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Keith Jarrett - Don't Ever Leave Me (Transcription)

Discussion in 'Submission Room' started by wiser_guy, Jul 26, 2009.

  1. wiser_guy

    wiser_guy Member Piano Society Artist Trusted Member

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    The second part of the nineties was very difficult for Keith Jarrett as he suffered from Chronic Fatigue Syndrome. He was forced to cancel concerts and all activity including his private piano practice. He practically did nothing for a couple of years, just resting and hoping that one day he could return to playing.

    One day he felt that he could sit up and walk to his piano in his private home studio. He played and recorded a set of small pieces and dedicated the album (The Melody At Night With You) to his wife. All pieces are sensitively played in their simplest form yet they exhibit a rare sense of musicality.

    "Don't Ever Leave Me" (an Oscar Hammerstein / Jerome Kern standard) is one of my favourites.

    Enjoy the music.

    Kern-Jarrett - Don't ever leave me ( 02:37 )
     
  2. techneut

    techneut Active Member Piano Society Artist Trusted Member

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    I am at a loss how to name and catalogue this. Written by Kern/Hammerstein, played (improvised?) by Jarrett, then transcribed from that by Assimakopoulos. Why do you have to make life so difficult ?
     
  3. wiser_guy

    wiser_guy Member Piano Society Artist Trusted Member

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    Oh, boy. I really am sorry if I have complicated things, Chris. But you got it right. It's exactly the way you described it.
    It's the last Jarrett transcription for now, I promise. I just wanted to post this before I leave for summer because when I get back I will probably have to start with it all over again.
     
  4. techneut

    techneut Active Member Piano Society Artist Trusted Member

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    Yes I know... but it leaves me none the wiser guy (hehehe) about how to name this file. The naming standard is composer-opusortitle-pianist.mp3 , and now we have a composer (two in fact), an improviser, a transcriber, and a pianist. Go figure :x And that is not even considering where to put this on the site.

    Very nicely played. The ruminative piece itself does not do much for me, probably because I don't know the original song.
     
  5. wiser_guy

    wiser_guy Member Piano Society Artist Trusted Member

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    To ease things up, the composer is J. Kern (Hammerstein was the lyricist), the improviser is Jarrett, transcriber - pianist is ... me. So I guess Monica's naming scheme in my previous transcription (arlen-jarrett-overtherainbow-assimakopoulos.mp3) works well.
    And thanks for listening, Chris.
     
  6. alf

    alf Active Member Piano Society Artist

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    Again one of the Jarrett I've put an eye on. Either you read my mind or we have very similar tastes. Of the two recordings available I prefer by far the one at the Blue Note with Peacock and deJohnette, pure magic, do you know it? If you keep on recording this stuff I'll feel compelled to study seriously some Jarrett elaborations!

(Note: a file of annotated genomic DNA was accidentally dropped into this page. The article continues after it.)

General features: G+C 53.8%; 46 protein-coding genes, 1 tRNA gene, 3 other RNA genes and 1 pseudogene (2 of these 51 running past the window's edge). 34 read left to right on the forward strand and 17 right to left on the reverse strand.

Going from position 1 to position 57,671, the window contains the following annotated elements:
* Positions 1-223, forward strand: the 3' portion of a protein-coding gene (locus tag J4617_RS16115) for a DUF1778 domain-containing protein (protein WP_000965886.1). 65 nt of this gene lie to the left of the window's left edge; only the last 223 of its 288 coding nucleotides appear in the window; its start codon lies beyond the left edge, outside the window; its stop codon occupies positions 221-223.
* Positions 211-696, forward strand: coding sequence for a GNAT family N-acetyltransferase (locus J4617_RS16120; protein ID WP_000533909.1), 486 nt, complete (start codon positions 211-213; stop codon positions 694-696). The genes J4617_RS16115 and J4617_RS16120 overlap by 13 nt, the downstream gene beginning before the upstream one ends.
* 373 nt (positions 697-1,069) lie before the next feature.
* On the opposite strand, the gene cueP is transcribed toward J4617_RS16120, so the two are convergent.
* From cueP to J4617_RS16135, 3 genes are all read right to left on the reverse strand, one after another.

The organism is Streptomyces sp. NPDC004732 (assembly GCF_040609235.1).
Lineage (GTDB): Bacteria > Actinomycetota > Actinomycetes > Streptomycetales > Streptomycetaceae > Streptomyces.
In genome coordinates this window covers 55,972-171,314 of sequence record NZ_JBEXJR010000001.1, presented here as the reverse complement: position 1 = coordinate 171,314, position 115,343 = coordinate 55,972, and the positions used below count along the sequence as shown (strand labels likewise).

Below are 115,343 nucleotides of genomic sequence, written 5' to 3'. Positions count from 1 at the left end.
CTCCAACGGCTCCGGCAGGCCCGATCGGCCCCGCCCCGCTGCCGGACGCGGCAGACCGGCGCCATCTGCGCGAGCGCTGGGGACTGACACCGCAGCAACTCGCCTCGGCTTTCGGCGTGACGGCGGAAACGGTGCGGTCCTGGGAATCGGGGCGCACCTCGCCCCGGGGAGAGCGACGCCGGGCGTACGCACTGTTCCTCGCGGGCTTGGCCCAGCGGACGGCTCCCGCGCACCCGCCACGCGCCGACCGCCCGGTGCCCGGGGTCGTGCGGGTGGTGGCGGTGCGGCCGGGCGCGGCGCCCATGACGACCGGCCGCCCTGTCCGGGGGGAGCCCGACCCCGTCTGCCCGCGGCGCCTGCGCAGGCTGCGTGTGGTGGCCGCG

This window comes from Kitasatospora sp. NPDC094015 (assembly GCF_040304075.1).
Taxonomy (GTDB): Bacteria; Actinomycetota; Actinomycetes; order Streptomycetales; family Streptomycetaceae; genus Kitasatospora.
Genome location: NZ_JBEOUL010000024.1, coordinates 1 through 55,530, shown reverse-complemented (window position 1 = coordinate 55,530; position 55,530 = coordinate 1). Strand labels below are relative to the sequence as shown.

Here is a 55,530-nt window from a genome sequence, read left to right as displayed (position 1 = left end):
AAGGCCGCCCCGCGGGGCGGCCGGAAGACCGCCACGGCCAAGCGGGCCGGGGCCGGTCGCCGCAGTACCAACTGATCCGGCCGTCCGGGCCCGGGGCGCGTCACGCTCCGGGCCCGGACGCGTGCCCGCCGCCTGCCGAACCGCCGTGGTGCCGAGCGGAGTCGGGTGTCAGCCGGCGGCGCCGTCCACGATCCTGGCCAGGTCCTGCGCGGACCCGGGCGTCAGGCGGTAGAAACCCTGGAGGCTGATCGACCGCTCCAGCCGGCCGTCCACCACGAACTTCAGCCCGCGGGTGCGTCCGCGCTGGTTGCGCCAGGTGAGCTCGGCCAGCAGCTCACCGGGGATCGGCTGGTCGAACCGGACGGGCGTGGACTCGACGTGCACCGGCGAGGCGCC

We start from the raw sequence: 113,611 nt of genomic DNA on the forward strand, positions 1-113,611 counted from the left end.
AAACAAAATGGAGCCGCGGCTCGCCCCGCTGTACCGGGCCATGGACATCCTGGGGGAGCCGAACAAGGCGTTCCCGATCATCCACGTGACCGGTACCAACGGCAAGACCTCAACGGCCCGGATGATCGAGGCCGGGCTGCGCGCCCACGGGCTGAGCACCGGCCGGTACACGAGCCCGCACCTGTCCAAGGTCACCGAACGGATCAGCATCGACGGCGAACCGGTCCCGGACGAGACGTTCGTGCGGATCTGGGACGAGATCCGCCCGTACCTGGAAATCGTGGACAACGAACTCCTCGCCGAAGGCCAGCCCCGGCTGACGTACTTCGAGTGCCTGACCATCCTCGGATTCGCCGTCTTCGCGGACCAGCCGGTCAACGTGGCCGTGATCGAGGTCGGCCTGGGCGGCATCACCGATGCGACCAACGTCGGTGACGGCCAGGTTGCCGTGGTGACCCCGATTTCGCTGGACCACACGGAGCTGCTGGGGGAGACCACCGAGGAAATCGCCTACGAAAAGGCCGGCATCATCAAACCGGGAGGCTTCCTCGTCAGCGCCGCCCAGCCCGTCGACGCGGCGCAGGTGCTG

7. musicusblau

    musicusblau Administrator Staff Member Piano Society Artist Trusted Member

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    That's very meditatively and expressively played. Bravo!
     
  8. wiser_guy

    wiser_guy Member Piano Society Artist Trusted Member

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    Ha, great minds think alike.
    Yes, I know the Blue Note recording you are talking about. Marvellous indeed.
    Currently working on "Blame it on my youth" from the same album and "True Blues" from his Carnegie Hall concert. I can't say when these will be ready, they'll take some time. So if you feel like it, it would be nice to have someone else here recording Jarrett 'elaborations'.

    Andreas, I'm glad you liked it. The words you used fit exactly to what I was after. Thanks for that.
     
  9. techneut

    techneut Active Member Piano Society Artist Trusted Member

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    This is up !
     
  10. alf

    alf Active Member Piano Society Artist

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    Blame It is one of my favorite pieces too, from that album. For someone who almost doesn't know music other than classical, like me, playing Jarrett's music (that is, his improvisations) I am afraid would be a bit reaching too far. His takes on beautiful standards such as those on TMANWY are less demanding and less 'personal'. It's strange how I feel that improvisations are actually much more 'personal' than compositions.
     
  11. wiser_guy

    wiser_guy Member Piano Society Artist Trusted Member

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    Chris, thanks for putting this up.

    Alf, a written score is considered classical in the broad sense. If you were only given a lead sheet (thinned down melody with chords) and were asked to improvise on it, then yes, this would require special abilities. But, judging by your other recordings, I would say that it would be fairly easy for you to tackle a little Jarrett especially things you really like.
     

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